I first saw them at Glastonbury 2017 and more recently they were the last band I saw before Lockdown, at The O2 Academy Bournemouth…a nervy occasion.
The set includes Miss You by the Stones as a tribute to Charlie Watts and main man Tom Ogden is wearing a Stones t-shirt. They also played Reading Festival this weekend and the virtually identical set can be found on the BBC iplayer footage… all rounded off with Charlamagne from their first album in 2015.
Rag ‘n’ Bone Man is next. A big star in every way. I was going to duck him but I’m glad I didn’t – I do get it and see why he pulls in the crowds. I even recognised some of the songs but not the sort of thing I listen to generally.
“Good evening Portsmouth- you slaaaags!” …. and he had the audience with him from there. Through the set an ocassional “are you with me Portsmouth, are you with me?” just to check.
All you Ever Wanted to start with a stand out Alone shortly afterwards: I recognised a fair bit from radio play. A performer that’s hard not to like. Skin, most familiar, was maybe the top pick. To end Human and Giants as I weaved my way to the back to make my way over to my inevitable festival highlight….
The Saturday night finale for me is found back at the Castle Stage: The Manic Street Preachers.
It was way back on 19 May 1996 that I first saw the Manics, at Pheonix Festival near Stratford-upon-Avon. A hot dusty day, on just after the Foo Fighters and on a night Neil Young was headlining later. The CD cabinet is now bulging with every album but despite V and Reading festivals I didn’t see them indoors for ages and have made up for that in last 10 years.
They rev up with Motorcycle Emptiness as they get back on their bikes again after their pandemic downtime.
Any setlist would do me from the Manics but this one (Setlist) had a few surprises: the Bunneymen’s Bring on the Dancing Horses for one – doesn’t strike me as an obvious Manics choice but it works.
Of the newer albums International Blue has earned its place as a new classic. A few leaps from Nicky Wire. They’re bouncing again.
We are able to move up to the mixing desk with reasonable ease so I guess The Streets are packing them in at the main stage – I would have but this is one clash I didn’t think too hard about.
A great rendition of Ocean Spray and the other surprise one was Sweet Child of Mine …bit of an over covered cover but hey ho:
They finish, as they started for me in 1996, when I stood up in a dusty Warwickshire field and asked, after numerous repeats of the chorus, what’s that one called? “Design for Life” replied a guy I was with…. smiling at my overt ignorance (the late and long departed Richard B).
Day three – we’re still going. The knee support is off. Still blessed with the weather but without any blistering heat either. If you’re still reading you’ll be feeling the staying power of a three day festival.
After the initial Acoustic Stage visit it was Castle Stage upgrade/VIP area for Pigs Pigs Pigs Pigs Pigs Pigs Pigs or Pigs x7 as they are more easily referred to. An endearing noise – quite heavy metally – and a great front man you can’t take your eyes off: Matthew Baty.
With bare feet and Basil Fawlty moustache, Baty stalks the stage like a rock god with an occasional leap and a fair bit of screaming. The appeal is reminiscent of Napalm Death.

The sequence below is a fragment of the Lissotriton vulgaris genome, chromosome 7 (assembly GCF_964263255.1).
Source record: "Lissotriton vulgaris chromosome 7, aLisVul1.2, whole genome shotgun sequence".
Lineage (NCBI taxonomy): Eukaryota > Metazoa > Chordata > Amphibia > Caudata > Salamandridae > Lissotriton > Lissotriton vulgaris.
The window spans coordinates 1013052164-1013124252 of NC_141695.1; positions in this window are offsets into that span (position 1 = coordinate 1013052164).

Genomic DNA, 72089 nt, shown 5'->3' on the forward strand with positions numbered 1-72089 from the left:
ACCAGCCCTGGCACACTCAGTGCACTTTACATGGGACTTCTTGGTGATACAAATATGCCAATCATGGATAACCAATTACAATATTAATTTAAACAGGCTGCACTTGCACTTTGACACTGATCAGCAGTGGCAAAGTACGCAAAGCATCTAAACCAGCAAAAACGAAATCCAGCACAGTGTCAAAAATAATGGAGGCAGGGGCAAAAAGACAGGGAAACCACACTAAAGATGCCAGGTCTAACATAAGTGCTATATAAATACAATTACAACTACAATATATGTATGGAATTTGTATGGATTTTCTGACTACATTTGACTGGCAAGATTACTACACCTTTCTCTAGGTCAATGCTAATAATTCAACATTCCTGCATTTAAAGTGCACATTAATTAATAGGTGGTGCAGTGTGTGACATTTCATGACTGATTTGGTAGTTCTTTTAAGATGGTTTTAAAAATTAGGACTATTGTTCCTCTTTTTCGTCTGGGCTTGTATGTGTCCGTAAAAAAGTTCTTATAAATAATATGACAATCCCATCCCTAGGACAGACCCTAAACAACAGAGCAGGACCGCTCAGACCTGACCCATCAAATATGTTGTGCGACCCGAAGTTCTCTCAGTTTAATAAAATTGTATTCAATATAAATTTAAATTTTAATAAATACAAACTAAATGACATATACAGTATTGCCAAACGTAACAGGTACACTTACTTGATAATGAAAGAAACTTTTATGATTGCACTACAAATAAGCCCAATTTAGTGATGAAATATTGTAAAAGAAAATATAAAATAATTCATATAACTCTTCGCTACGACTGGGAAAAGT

Next Annie Mac has a slot. Knob twiddling booop boop stuff that I clearly don’t appreciate so I’ll say no more. We endured it from afar eating pizza.
Into the Common Stage arena next, right on the centre barrier near the front for Cast. A short set packed with top quality vintage songs, starting with Flying. Great tunes: Sandstorm, Let it Out, Walk Away…
It’s feel good bouncy stuff and the band look happy, as well as hairy. The time goes fast with Get Up and Alright as we near the end of this bright afternoon set.
….and over to the Castle Stage to see Glasvegas. They sounded quite good but it all seemed a bit flat and a little dour. No talking or introductions, they just played the tunes intently. I like the sound and OK I don’t know their material well – listened to plenty over last year – but I left for the main stage afterwards, a bit disappointed.
Fontaines DC next. Main stage. Bodies are moving forward and it’s looking a bit steamy down the front. People are on shoulders and expectant. This feels like a big one and they don’t disappoint. Front man Grian Chatten comes out to a roar, sporting an estate hooligan look – can a cagool look cooler? Anti-fashion at its best.
Televised Mind is an early winner. The repetition and chant of the chorus of this and several of their songs are tunes you bash your head against the wall to if you were so inclined… a bit depressive at times but I like it.
I saw a livestream of theirs in Lockdown, from Brixton Academy, and without a crowd they really did miss something. Today Grian can perform at and feed off the enthusiasm in the crowd – he doesn’t have to say much…beyond the poetry of the lyrics of course.
The Boys from the Better Land is the one all are waiting for….well I am. A cracker.
Next Supergrass filled the stage and arena with their full sound. Satisfying and familiar. I was up on the platform in the VIP area so not too good for pics.
The last choice of the weekend. Do I stay at the main Common Stage and see Royal Blood or take Nile Rodgers and Chic to close the festival on. I’ve seen Royal Blood a few times: Glastonbury 2017 where they were new and impressive and Bournemouth BIC a year or so later when they just had too few songs and originality for the long set time given. It has to be Nile Rodgers.
That’s it. The marathon over. 22 bands over three days. The knee support is back on and it’s back to the hotel to recover ….and book for next year.